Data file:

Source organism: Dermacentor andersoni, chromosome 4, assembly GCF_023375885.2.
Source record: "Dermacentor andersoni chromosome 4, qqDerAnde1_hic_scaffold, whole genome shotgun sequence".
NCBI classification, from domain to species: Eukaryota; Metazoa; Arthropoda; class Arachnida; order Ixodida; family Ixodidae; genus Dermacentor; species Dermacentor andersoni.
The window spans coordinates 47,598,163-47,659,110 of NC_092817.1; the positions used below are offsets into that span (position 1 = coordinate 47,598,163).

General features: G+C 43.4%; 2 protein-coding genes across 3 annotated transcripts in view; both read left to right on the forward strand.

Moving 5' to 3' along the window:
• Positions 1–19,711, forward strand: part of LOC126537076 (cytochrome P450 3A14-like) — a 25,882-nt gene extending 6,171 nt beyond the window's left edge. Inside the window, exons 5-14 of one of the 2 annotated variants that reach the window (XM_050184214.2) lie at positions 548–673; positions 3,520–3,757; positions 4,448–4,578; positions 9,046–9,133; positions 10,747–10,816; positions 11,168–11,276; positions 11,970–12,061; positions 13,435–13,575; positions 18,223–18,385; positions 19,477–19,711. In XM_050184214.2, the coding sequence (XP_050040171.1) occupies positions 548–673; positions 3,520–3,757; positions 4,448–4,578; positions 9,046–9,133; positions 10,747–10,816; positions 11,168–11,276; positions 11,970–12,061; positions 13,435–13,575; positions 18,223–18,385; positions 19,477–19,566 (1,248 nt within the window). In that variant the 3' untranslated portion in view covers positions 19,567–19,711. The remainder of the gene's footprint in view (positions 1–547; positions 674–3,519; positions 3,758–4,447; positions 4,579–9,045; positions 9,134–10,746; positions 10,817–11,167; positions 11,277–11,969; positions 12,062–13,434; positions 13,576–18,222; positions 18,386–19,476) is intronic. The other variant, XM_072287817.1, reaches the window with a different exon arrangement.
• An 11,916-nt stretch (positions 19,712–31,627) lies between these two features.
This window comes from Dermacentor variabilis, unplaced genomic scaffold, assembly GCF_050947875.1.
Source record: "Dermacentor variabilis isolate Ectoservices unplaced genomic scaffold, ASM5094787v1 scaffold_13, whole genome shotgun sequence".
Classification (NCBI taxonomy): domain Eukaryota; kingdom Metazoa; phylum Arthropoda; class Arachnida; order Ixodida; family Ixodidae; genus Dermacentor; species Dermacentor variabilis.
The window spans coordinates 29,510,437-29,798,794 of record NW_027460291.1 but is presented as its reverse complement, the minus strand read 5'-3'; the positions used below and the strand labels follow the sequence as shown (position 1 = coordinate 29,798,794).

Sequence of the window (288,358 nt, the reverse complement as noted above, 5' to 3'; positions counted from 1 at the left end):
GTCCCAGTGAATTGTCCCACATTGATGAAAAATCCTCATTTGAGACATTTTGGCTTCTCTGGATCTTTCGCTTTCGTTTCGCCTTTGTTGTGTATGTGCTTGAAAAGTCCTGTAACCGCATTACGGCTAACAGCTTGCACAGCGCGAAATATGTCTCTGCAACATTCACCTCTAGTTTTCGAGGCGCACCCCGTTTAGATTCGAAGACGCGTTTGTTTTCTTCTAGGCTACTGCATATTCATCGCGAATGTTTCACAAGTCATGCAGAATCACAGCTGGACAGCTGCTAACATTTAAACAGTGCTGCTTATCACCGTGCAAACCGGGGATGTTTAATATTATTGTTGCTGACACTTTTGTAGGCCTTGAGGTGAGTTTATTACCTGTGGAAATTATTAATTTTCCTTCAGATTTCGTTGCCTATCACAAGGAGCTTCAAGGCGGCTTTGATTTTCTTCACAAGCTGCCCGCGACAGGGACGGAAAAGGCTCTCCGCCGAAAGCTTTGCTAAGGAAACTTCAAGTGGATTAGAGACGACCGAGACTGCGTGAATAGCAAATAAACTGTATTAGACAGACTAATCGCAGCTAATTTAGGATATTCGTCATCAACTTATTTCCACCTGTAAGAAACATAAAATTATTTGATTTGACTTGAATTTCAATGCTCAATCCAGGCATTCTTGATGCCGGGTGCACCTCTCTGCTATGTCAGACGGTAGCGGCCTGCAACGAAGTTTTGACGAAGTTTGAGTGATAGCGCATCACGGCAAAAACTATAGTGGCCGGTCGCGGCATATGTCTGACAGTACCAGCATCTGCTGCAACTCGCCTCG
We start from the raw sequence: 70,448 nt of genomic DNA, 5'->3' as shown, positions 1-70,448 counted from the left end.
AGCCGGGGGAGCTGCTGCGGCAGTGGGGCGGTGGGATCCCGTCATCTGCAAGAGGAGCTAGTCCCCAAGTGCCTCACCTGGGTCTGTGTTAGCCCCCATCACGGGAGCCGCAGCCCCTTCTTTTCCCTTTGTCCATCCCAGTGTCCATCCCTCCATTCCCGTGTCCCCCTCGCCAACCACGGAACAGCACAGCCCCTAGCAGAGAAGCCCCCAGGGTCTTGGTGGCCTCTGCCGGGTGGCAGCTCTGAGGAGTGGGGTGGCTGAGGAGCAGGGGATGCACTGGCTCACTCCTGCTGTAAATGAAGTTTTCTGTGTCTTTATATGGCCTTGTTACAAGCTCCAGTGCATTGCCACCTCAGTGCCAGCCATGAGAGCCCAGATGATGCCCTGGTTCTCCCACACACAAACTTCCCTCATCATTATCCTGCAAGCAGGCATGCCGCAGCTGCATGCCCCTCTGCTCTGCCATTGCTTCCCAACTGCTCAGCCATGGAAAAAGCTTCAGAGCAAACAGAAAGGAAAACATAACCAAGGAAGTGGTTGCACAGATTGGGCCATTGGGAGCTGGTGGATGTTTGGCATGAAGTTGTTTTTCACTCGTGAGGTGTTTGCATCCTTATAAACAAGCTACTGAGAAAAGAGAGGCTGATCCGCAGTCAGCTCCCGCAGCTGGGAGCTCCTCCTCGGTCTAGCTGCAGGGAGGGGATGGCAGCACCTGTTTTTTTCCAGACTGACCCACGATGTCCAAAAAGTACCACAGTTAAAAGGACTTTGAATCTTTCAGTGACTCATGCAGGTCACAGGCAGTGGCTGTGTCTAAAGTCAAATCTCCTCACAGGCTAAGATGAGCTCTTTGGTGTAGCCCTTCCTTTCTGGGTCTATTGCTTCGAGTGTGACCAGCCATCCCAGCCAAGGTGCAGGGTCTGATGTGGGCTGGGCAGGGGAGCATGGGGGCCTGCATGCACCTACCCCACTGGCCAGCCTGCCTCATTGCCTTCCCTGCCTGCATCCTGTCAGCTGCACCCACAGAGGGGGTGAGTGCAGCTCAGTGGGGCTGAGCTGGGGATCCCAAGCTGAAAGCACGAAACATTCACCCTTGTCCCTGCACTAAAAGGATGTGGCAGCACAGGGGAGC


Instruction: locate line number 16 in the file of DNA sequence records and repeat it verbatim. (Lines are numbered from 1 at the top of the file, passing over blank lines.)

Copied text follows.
AGCCGGGGGAGCTGCTGCGGCAGTGGGGCGGTGGGATCCCGTCATCTGCAAGAGGAGCTAGTCCCCAAGTGCCTCACCTGGGTCTGTGTTAGCCCCCATCACGGGAGCCGCAGCCCCTTCTTTTCCCTTTGTCCATCCCAGTGTCCATCCCTCCATTCCCGTGTCCCCCTCGCCAACCACGGAACAGCACAGCCCCTAGCAGAGAAGCCCCCAGGGTCTTGGTGGCCTCTGCCGGGTGGCAGCTCTGAGGAGTGGGGTGGCTGAGGAGCAGGGGATGCACTGGCTCACTCCTGCTGTAAATGAAGTTTTCTGTGTCTTTATATGGCCTTGTTACAAGCTCCAGTGCATTGCCACCTCAGTGCCAGCCATGAGAGCCCAGATGATGCCCTGGTTCTCCCACACACAAACTTCCCTCATCATTATCCTGCAAGCAGGCATGCCGCAGCTGCATGCCCCTCTGCTCTGCCATTGCTTCCCAACTGCTCAGCCATGGAAAAAGCTTCAGAGCAAACAGAAAGGAAAACATAACCAAGGAAGTGGTTGCACAGATTGGGCCATTGGGAGCTGGTGGATGTTTGGCATGAAGTTGTTTTTCACTCGTGAGGTGTTTGCATCCTTATAAACAAGCTACTGAGAAAAGAGAGGCTGATCCGCAGTCAGCTCCCGCAGCTGGGAGCTCCTCCTCGGTCTAGCTGCAGGGAGGGGATGGCAGCACCTGTTTTTTTCCAGACTGACCCACGATGTCCAAAAAGTACCACAGTTAAAAGGACTTTGAATCTTTCAGTGACTCATGCAGGTCACAGGCAGTGGCTGTGTCTAAAGTCAAATCTCCTCACAGGCTAAGATGAGCTCTTTGGTGTAGCCCTTCCTTTCTGGGTCTATTGCTTCGAGTGTGACCAGCCATCCCAGCCAAGGTGCAGGGTCTGATGTGGGCTGGGCAGGGGAGCATGGGGGCCTGCATGCACCTACCCCACTGGCCAGCCTGCCTCATTGCCTTCCCTGCCTGCATCCTGTCAGCTGCACCCACAGAGGGGGTGAGTGCAGCTCAGTGGGGCTGAGCTGGGGATCCCAAGCTGAAAGCACGAAACATTCACCCTTGTCCCTGCACTAAAAGGATGTGGCAGCACAGGGGAGC